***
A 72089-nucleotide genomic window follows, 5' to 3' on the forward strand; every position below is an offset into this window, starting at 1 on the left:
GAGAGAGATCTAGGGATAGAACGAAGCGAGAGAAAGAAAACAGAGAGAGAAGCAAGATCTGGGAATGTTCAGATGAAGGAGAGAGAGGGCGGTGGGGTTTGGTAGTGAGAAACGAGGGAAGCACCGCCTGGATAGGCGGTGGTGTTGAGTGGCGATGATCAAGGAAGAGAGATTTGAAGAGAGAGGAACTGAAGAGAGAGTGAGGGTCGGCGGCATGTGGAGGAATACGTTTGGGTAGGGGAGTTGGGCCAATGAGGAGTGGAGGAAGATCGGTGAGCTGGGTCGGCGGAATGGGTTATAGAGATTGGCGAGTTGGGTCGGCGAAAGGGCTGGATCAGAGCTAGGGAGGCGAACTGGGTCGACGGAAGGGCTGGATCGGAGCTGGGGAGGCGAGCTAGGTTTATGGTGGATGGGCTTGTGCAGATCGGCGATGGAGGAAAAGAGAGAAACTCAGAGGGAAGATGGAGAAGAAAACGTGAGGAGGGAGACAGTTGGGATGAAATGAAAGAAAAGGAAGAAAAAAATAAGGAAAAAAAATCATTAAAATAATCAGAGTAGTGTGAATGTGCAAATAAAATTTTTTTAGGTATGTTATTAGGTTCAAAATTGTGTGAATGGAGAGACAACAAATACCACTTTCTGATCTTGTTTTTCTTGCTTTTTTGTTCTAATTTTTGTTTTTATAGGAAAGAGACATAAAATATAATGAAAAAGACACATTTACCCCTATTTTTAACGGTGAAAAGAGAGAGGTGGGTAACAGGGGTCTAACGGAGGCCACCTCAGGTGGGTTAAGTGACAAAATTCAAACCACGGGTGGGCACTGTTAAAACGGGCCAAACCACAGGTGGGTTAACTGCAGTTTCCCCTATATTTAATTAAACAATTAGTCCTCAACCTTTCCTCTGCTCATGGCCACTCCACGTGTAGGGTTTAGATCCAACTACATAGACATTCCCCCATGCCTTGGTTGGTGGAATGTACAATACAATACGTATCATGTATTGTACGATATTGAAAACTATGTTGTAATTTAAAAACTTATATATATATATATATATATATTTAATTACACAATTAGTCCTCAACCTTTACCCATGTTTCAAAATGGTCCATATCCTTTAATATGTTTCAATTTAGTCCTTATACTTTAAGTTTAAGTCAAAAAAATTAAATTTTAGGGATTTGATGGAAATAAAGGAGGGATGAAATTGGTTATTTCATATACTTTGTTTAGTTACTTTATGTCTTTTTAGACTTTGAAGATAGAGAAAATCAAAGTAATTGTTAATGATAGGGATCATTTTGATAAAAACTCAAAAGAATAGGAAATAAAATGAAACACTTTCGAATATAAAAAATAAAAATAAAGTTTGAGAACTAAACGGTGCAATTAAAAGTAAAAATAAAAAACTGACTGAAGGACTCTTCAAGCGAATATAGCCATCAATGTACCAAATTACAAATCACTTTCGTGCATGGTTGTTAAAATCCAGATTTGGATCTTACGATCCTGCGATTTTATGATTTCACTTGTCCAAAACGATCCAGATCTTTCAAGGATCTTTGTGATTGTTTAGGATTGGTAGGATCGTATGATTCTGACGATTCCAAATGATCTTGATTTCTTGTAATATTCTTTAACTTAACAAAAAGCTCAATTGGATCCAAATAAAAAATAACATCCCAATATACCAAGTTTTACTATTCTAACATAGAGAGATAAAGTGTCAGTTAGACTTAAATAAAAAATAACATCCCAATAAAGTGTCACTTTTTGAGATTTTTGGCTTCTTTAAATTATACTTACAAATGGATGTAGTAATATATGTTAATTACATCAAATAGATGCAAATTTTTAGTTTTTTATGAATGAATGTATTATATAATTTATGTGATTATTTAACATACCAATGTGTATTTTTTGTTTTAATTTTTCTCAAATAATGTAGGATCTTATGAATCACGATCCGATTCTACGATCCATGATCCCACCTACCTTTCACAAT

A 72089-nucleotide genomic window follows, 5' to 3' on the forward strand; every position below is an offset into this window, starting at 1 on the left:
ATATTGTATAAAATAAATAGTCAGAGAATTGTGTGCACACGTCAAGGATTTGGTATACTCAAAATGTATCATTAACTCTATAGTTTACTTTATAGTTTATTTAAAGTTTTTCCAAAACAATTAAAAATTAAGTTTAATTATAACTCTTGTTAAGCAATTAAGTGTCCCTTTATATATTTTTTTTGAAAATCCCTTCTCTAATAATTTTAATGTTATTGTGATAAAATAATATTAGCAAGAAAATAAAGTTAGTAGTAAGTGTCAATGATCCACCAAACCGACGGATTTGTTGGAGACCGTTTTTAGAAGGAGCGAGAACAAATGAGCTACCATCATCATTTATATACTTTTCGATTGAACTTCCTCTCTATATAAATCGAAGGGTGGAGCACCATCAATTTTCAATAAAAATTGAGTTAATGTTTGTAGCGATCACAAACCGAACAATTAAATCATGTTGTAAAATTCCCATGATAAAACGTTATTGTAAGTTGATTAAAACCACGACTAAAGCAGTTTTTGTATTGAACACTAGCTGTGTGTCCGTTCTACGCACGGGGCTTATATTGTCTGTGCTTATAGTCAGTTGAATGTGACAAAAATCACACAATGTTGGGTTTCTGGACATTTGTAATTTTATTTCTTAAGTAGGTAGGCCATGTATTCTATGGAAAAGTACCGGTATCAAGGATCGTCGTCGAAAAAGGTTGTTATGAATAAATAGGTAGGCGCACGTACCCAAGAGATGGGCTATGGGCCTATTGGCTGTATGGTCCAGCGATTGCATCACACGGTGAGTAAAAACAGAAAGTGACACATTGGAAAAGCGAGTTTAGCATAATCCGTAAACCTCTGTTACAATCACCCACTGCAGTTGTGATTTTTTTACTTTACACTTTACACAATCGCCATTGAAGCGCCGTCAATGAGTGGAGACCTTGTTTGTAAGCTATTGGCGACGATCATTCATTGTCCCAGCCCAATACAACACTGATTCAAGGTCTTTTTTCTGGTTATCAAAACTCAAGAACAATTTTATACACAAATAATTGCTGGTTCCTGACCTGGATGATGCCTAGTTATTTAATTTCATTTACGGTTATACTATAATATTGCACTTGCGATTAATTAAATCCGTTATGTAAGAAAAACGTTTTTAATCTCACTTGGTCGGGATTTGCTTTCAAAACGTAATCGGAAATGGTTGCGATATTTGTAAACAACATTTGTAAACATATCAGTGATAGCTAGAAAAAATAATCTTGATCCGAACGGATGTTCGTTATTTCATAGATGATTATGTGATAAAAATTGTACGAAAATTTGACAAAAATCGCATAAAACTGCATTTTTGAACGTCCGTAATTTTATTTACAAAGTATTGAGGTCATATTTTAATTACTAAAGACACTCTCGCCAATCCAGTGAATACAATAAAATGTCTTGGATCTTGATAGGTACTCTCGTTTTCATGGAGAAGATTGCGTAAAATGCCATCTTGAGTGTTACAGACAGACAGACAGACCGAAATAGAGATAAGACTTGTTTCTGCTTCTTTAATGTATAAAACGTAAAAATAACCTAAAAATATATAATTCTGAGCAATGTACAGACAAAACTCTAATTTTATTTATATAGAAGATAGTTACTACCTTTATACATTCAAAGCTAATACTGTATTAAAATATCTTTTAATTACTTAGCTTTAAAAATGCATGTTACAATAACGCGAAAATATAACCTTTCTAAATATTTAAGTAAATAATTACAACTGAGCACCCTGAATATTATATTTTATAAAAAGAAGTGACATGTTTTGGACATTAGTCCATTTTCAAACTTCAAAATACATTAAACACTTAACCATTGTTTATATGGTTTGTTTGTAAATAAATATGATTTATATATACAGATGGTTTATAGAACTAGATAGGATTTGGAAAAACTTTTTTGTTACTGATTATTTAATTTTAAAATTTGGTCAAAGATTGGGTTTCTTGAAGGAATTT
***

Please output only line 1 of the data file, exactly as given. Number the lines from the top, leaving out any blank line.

A 72089-nucleotide genomic window follows, 5' to 3' on the forward strand; every position below is an offset into this window, starting at 1 on the left: